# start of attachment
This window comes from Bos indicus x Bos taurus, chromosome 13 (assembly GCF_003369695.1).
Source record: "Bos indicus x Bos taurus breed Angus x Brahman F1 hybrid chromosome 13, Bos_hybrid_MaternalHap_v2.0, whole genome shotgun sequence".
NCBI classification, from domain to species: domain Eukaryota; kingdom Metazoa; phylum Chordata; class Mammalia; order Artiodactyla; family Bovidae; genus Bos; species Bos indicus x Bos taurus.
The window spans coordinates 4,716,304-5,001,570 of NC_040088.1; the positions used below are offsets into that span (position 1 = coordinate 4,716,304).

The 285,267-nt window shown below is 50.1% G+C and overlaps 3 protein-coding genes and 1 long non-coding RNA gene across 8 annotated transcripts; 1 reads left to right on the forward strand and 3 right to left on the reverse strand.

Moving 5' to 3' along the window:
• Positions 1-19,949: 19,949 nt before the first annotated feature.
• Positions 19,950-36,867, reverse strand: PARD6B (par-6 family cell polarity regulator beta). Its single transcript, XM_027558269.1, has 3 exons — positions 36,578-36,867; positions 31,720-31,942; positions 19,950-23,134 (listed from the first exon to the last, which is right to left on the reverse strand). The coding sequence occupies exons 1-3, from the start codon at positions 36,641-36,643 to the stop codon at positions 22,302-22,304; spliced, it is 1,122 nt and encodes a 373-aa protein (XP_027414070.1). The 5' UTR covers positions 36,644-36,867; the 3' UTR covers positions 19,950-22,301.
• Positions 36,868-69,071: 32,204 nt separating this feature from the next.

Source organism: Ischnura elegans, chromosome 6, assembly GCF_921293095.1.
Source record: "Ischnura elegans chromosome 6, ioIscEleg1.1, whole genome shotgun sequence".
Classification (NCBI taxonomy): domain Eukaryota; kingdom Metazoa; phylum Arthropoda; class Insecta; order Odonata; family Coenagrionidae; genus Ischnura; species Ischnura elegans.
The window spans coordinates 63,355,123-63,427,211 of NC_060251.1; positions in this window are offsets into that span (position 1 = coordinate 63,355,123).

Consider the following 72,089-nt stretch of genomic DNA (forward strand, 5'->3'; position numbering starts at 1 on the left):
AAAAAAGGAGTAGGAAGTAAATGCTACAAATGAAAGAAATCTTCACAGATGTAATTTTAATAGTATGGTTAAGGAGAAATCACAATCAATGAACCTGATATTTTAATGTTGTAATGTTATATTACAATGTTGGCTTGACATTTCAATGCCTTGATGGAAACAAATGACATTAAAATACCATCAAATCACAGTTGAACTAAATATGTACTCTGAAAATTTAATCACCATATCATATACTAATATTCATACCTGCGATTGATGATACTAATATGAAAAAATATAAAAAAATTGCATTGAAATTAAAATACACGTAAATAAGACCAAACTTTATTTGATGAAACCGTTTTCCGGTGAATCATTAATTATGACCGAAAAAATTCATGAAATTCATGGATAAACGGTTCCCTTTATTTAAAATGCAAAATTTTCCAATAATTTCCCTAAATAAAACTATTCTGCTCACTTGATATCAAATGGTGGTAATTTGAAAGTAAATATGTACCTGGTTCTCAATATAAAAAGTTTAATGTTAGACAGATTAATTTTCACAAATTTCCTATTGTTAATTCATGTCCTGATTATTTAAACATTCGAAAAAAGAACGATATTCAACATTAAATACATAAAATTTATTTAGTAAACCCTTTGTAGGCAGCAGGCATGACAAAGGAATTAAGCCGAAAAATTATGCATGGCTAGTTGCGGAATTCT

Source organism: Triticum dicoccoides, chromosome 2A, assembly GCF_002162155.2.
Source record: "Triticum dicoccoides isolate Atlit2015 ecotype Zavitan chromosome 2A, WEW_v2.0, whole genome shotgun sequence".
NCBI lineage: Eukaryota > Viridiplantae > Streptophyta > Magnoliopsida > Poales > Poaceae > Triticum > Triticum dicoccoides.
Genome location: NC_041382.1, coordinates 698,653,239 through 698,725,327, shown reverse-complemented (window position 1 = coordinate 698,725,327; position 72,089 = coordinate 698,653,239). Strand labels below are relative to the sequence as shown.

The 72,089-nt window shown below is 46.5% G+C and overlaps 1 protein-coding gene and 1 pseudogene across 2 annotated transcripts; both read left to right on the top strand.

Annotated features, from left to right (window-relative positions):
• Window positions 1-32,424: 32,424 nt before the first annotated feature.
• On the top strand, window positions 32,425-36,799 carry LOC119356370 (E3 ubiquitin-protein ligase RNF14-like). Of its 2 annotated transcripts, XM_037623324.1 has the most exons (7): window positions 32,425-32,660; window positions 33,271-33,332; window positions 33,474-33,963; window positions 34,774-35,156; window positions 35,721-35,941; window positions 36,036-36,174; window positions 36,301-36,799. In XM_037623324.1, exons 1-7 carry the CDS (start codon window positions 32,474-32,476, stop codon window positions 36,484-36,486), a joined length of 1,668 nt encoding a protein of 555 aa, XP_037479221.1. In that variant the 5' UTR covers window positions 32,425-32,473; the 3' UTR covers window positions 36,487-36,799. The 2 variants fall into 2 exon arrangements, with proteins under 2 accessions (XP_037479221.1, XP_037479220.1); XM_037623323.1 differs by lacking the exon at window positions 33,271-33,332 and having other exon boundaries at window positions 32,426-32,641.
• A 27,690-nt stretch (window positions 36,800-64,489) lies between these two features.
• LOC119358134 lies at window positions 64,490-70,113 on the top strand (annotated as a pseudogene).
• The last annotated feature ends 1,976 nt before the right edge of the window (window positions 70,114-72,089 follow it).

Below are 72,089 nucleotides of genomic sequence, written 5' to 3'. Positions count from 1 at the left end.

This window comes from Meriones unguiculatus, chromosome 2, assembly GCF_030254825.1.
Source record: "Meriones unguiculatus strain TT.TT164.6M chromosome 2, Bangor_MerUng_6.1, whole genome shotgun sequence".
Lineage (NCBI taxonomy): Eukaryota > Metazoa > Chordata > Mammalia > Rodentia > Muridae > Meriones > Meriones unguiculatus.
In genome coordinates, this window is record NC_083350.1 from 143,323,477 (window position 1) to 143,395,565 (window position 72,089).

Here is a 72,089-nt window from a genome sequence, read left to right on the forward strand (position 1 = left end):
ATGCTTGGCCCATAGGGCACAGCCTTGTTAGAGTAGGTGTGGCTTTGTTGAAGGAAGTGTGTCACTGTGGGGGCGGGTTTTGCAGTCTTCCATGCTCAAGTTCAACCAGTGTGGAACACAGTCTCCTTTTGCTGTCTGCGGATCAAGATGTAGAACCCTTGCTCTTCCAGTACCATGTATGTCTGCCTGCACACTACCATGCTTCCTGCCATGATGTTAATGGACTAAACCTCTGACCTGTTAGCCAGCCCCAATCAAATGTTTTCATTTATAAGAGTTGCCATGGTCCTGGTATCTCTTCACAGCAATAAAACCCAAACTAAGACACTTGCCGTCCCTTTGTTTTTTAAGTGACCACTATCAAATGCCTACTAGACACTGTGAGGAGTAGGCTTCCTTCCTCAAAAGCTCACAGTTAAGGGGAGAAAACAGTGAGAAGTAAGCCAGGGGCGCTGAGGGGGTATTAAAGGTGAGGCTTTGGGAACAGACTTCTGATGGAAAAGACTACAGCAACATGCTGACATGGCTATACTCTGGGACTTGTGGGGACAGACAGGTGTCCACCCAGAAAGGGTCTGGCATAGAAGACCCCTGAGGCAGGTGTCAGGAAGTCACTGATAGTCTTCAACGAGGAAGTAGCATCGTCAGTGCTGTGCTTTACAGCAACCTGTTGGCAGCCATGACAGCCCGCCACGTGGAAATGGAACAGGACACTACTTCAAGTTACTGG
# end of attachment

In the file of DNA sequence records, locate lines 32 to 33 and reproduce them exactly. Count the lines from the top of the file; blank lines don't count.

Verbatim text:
Here is a 72,089-nt window from a genome sequence, read left to right on the forward strand (position 1 = left end):
ATGCTTGGCCCATAGGGCACAGCCTTGTTAGAGTAGGTGTGGCTTTGTTGAAGGAAGTGTGTCACTGTGGGGGCGGGTTTTGCAGTCTTCCATGCTCAAGTTCAACCAGTGTGGAACACAGTCTCCTTTTGCTGTCTGCGGATCAAGATGTAGAACCCTTGCTCTTCCAGTACCATGTATGTCTGCCTGCACACTACCATGCTTCCTGCCATGATGTTAATGGACTAAACCTCTGACCTGTTAGCCAGCCCCAATCAAATGTTTTCATTTATAAGAGTTGCCATGGTCCTGGTATCTCTTCACAGCAATAAAACCCAAACTAAGACACTTGCCGTCCCTTTGTTTTTTAAGTGACCACTATCAAATGCCTACTAGACACTGTGAGGAGTAGGCTTCCTTCCTCAAAAGCTCACAGTTAAGGGGAGAAAACAGTGAGAAGTAAGCCAGGGGCGCTGAGGGGGTATTAAAGGTGAGGCTTTGGGAACAGACTTCTGATGGAAAAGACTACAGCAACATGCTGACATGGCTATACTCTGGGACTTGTGGGGACAGACAGGTGTCCACCCAGAAAGGGTCTGGCATAGAAGACCCCTGAGGCAGGTGTCAGGAAGTCACTGATAGTCTTCAACGAGGAAGTAGCATCGTCAGTGCTGTGCTTTACAGCAACCTGTTGGCAGCCATGACAGCCCGCCACGTGGAAATGGAACAGGACACTACTTCAAGTTACTGG